Expansionary activity will also depend on cow-calf producers’ inventory management strategies, to the extent they will be willing to hold on to heifers for breeding herd replacements vs. letting them go as feeder cattle for placement in feedlots. Heifers are currently selling at prices less than $10 per cwt below steer prices for similar weights. These price differentials at current price levels will provide significant incentive to producers to sell heifers as feeder cattle rather than retaining them as breeding herd replacements. Heifers sold as feeder cattle reduce the impact of declining supplies of feeder cattle outside feedlots, but prolong the time before calf crops can catch up to the demand for heavier feeder cattle.
Cattle feeders have endured negative margins since April 2011, the last month to show a positive margin (High Plains Cattle Feeding Simulator). Despite expectations of somewhat higher fed cattle prices in 2012 over 2011, until corn and/or feeder cattle
prices decline, cattle feeding margins—anticipated at or below breakeven levels of $125-$130 per cwt—are not likely to encourage cattle feeding, even by feedlot owners seeking to reduce overhead costs. The scenario is exacerbated further by a still-unimpressive economic recovery and a general trend of producing more beef from fewer cows (see special article), despite below-trend average dressed weights during 2010 and 2011. With La Niña remaining in place, the potential for another dry year could also adversely affect expansion plans, particularly in Southern-tier States.
Negative feeding margins have been the result of escalating feed costs, up by as much as a third or more over the past year, and feeder-cattle costs that have increased by over 20 percent. On a per cwt basis, the current upward trend in monthly average feed and feeder cattle costs began in January 2010 and by the end of January 2012 had increased by 72 percent. At the same time, monthly average Texas/Oklahoma/New Mexico fed cattle prices rose by 44 percent. Some analysts have alluded to excess capacity in feedlots and packinghouses as a major cause of the negative margins. The negative margins for cattle feeding and feedyard closures in New Mexico and the Southern Plains, for example, and the
apparent reduction in cattle feeding in lots of less than 1,000 head tend to support the notion of excess capacity. However, the expansion of larger feedlots contradicts that notion.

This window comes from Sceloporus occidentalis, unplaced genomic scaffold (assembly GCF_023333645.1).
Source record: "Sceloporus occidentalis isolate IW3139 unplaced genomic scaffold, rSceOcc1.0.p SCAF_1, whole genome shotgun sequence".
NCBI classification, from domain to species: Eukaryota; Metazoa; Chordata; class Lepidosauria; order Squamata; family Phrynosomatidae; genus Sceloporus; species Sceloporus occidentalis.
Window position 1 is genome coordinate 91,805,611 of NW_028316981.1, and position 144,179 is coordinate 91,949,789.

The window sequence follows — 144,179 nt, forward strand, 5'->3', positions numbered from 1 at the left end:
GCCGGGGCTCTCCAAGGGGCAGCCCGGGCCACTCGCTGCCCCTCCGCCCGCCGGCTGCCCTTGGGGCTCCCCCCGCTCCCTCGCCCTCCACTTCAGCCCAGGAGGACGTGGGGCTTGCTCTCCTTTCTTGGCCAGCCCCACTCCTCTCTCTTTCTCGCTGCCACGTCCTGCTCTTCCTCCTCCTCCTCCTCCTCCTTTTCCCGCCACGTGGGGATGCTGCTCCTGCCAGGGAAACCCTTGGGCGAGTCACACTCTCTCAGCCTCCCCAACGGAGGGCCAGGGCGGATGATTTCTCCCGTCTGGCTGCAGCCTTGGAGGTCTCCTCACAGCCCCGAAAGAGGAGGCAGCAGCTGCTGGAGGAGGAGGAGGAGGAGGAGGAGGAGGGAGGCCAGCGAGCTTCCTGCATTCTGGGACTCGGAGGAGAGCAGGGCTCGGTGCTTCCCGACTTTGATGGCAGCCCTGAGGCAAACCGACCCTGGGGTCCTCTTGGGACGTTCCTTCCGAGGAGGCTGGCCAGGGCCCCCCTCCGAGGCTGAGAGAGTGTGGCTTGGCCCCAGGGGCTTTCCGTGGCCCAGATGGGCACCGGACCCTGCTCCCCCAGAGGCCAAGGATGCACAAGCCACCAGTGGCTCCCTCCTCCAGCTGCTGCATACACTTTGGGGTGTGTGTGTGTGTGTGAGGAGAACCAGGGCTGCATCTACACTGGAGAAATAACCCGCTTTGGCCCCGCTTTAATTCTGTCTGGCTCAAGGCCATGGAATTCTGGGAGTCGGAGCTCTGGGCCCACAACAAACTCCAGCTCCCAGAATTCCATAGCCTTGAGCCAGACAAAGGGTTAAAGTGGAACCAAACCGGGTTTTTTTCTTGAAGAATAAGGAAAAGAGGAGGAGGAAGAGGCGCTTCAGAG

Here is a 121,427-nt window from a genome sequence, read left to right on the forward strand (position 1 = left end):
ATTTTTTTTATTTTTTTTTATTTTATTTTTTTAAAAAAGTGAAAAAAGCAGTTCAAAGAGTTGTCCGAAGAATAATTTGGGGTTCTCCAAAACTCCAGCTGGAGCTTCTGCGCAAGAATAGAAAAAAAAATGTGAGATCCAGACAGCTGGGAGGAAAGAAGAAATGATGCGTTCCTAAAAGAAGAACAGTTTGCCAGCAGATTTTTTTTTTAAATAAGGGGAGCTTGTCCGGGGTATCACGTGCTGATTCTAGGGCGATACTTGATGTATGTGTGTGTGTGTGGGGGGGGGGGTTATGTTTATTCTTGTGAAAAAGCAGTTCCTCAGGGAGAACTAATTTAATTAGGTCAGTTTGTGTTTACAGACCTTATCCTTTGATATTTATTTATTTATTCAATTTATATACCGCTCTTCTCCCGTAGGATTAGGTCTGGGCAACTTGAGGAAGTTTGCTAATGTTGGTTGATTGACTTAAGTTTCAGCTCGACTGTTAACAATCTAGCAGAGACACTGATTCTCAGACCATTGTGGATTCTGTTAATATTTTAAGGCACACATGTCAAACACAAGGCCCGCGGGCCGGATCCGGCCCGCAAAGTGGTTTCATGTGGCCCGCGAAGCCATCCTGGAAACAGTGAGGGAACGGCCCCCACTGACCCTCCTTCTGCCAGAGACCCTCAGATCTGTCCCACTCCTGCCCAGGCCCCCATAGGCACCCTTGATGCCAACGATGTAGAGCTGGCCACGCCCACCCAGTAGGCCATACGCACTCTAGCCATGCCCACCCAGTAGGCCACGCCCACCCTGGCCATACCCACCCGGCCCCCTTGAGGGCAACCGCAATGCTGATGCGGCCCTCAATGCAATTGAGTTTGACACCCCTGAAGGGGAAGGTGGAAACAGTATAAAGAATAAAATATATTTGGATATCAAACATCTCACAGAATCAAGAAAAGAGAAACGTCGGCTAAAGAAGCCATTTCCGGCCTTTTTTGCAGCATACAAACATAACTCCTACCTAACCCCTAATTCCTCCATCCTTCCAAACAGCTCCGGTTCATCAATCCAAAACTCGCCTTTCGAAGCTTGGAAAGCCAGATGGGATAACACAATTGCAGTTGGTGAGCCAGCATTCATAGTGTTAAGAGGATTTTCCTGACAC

The notion of excess meat packing capacity is similarly characterized by conflicting information about packinghouse closures and openings/reopenings, the recentannouncement of the reopening of the refurbished beef packing plant in Tama, Iowa being an example,. At the same time, there is further evidence of excess capacity in observations of $100 per carcass losses, reduced kills, and reduced hours of operation.
At the same time, small, custom-slaughter facilities appear to be struggling to keep up with more local cattle slaughter and processing of "natural" beef and organic beef. At least some, if not most, of this beef is sold at farmers’ markets, a rapidly growing segment of the beef industry. Despite the economic challenges consumers have faced during the past couple of years, this growth has continued. Data characterizing this growth in natural/organic beef sales are hard to find. However, citing scanner data summarized by the National Cattlemen’s Beef Association, the Agricultural Marketing Resource Center (AMRC) relates that the retail share of natural and organic all-fresh-beef sales has increased from 1.1 percent in 2003 to 4.2 percent in the first quarter of 2011, although the AMRC cautions that part of the increase in the share of retail sales is due to price increases over the same period. However, ERS data indicate that the 31-percent increase in all fresh retail prices for the same period, from $3.31 per pound for all of 2003 to $4.35 for first-quarter 2011, accounts for only a small portion of the nearly fourfold increase in growth of retail sales of natural and organic beef.